The coronavirus pandemic is disproportionately affecting Black communities, multiple studies have found

By Ally Mauch
August 28, 2020 03:35 PM
Advertisement
Kena Betancur/Getty

The coronavirus is now the third leading cause of death among Black Americans, topped only by heart disease and cancer, according to a report from the Brookings Institute published earlier this month.

The report, titled “The Hamilton Project, Racial Economic Inequality Amid the COVID-19 Crisis,” was co-authored by Trevon Logan, professor of economics at the Ohio State University, and Bradley L. Hardy of the American University in Washington D.C.

“If I told you on January 1 that a new virus that we did not even know about would, in August, be the third leading cause of death for Black Americans, our hair should have been set on fire and we would have an extensive public policy response to this unprecedented pandemic,” Logan told CBS.

A person in Los Angeles is tested for COVID-19
ROBYN BECK/AFP via Getty

Hardy and Logan’s analysis is in line with multiple previous reports, which have found that the coronavirus pandemic disproportionately affects Black communities in the U.S.

“The outsized challenges that Black Americans are facing are a reflection of the generally diminished economic position and health status that they faced prior to this crisis,” the Brookings report reads. “Several pre– COVID-19 economic conditions—including lower levels of income and wealth, higher unemployment, and greater levels of food and housing insecurity—leave Black families with fewer buffers to absorb economic shocks and contribute to Black households’ vulnerability to the COVID-19 economic crisis.”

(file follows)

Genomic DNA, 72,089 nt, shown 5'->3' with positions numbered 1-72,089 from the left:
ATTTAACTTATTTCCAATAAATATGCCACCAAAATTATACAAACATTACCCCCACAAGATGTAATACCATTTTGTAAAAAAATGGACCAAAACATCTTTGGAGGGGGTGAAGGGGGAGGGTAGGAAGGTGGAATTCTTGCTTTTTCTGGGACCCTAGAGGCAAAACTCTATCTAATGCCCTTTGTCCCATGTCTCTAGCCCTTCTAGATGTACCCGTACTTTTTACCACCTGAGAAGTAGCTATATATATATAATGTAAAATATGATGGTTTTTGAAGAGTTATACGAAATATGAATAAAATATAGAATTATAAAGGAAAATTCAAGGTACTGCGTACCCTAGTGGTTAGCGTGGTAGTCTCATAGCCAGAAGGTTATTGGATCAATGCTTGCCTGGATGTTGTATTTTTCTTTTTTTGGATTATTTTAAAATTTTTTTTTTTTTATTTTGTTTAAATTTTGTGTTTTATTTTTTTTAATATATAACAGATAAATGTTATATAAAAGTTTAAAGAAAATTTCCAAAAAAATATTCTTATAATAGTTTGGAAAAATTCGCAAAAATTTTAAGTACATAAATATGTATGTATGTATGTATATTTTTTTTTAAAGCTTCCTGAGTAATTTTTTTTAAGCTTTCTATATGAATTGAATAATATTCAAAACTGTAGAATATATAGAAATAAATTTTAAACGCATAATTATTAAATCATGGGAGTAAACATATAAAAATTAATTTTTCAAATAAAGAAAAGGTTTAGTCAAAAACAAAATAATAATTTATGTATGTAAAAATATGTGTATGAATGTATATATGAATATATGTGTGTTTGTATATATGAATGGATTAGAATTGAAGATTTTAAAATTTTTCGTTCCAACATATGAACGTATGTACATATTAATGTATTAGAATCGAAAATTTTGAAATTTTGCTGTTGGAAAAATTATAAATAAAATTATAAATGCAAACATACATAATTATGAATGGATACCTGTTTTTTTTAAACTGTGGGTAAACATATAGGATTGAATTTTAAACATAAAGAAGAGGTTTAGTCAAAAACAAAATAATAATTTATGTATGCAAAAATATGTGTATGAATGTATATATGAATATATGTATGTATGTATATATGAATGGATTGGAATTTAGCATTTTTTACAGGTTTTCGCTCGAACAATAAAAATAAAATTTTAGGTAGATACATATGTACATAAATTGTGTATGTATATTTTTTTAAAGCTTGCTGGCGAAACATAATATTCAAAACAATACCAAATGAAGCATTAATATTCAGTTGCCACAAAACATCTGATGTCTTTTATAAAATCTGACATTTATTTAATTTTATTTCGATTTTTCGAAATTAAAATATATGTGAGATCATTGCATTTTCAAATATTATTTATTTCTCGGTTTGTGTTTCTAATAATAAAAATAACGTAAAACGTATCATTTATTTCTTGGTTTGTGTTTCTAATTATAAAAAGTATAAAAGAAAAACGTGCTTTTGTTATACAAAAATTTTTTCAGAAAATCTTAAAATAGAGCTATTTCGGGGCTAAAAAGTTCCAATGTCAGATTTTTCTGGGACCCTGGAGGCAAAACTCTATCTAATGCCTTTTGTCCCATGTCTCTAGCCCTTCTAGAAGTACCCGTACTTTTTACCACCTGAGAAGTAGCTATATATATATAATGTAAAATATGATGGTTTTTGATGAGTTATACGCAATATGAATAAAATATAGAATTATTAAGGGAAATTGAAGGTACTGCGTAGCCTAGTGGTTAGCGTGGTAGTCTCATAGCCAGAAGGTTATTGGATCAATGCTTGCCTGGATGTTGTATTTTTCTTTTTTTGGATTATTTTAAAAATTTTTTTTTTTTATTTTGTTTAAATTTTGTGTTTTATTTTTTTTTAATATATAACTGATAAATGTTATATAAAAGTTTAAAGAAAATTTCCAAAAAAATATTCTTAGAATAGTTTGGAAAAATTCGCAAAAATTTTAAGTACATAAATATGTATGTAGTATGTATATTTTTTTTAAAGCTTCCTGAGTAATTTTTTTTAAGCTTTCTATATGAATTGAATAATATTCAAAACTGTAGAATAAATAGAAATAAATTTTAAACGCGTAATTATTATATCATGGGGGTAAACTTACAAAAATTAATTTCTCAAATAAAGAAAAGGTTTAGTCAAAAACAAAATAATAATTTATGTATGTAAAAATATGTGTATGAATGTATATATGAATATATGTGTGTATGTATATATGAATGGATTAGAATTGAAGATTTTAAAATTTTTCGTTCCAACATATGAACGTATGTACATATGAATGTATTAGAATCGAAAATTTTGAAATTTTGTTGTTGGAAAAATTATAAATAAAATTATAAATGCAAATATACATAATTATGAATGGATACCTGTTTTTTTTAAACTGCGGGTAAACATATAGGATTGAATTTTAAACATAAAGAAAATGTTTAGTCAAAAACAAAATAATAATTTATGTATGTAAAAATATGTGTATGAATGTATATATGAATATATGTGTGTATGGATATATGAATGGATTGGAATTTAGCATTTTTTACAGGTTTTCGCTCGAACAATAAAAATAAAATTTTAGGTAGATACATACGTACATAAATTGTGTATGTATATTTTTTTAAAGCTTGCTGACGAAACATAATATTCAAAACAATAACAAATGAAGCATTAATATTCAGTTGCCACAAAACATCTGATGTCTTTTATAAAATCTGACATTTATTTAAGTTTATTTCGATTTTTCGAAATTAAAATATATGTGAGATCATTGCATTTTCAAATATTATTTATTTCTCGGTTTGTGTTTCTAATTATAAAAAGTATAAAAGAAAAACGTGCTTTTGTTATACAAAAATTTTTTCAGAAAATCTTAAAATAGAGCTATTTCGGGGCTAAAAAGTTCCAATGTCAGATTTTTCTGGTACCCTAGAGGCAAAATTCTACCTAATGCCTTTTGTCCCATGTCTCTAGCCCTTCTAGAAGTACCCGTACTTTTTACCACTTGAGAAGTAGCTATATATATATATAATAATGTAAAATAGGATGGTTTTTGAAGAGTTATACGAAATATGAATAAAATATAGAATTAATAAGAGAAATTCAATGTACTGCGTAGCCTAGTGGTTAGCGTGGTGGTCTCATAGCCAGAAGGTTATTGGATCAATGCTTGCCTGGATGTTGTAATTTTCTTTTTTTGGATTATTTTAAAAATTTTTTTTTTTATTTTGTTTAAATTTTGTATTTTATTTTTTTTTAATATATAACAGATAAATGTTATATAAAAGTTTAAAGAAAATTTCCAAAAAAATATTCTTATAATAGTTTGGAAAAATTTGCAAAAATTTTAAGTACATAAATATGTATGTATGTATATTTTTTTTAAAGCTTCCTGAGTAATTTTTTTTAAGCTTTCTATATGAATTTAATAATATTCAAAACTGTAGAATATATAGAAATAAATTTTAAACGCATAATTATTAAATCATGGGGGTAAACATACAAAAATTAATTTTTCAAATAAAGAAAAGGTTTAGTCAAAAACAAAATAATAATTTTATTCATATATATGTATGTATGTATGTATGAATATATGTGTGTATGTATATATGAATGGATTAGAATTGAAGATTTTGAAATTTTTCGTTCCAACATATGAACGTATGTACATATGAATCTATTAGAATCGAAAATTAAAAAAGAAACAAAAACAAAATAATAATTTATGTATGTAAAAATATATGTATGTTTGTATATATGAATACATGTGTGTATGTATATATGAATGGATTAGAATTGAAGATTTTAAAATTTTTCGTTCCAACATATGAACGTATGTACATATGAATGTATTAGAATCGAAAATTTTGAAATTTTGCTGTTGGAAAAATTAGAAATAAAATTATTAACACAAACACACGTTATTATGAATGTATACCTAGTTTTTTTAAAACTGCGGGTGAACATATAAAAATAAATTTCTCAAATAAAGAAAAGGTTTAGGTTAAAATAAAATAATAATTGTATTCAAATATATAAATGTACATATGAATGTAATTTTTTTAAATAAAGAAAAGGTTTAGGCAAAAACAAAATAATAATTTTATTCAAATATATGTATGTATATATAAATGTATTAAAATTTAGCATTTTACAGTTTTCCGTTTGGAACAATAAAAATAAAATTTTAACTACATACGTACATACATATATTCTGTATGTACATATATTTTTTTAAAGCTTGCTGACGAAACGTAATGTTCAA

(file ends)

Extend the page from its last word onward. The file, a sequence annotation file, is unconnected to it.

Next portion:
The factors they noted, in addition to a higher rate of preexisting health conditions, have contributed to higher mortality rates for Black Americans. “In 2020 more Black Americans will die of COVID-19 than will succumb to diabetes, strokes, accidents, or pneumonia,” the researchers wrote.

Jason Wambsgans/Chicago Tribune/Tribune News Service via Getty

Hardy and Logan concluded that while many American families are hurting financially due to the pandemic, “Black Americans are generally in an even weaker position to absorb this economic adversity.”

They recommended policy changes to address these inequities: “Ultimately, robust, reliable fiscal policy responses to the crisis will help to reduce the negative impacts of the pandemic on families,” they wrote. “If the economic and public health crisis continues at its current pace, many American families will require such assistance, including a disproportionate share of Black families.”

As information about the coronavirus pandemic rapidly changes, PEOPLE is committed to providing the most recent data in our coverage. Some of the information in this story may have changed after publication. For the latest on COVID-19, readers are encouraged to use online resources from CDC, WHO, and local public health departments. PEOPLE has partnered with GoFundMe to raise money for the COVID-19 Relief Fund, a GoFundMe.org fundraiser to support everything from frontline responders to families in need, as well as organizations helping communities. For more information or to donate, click here.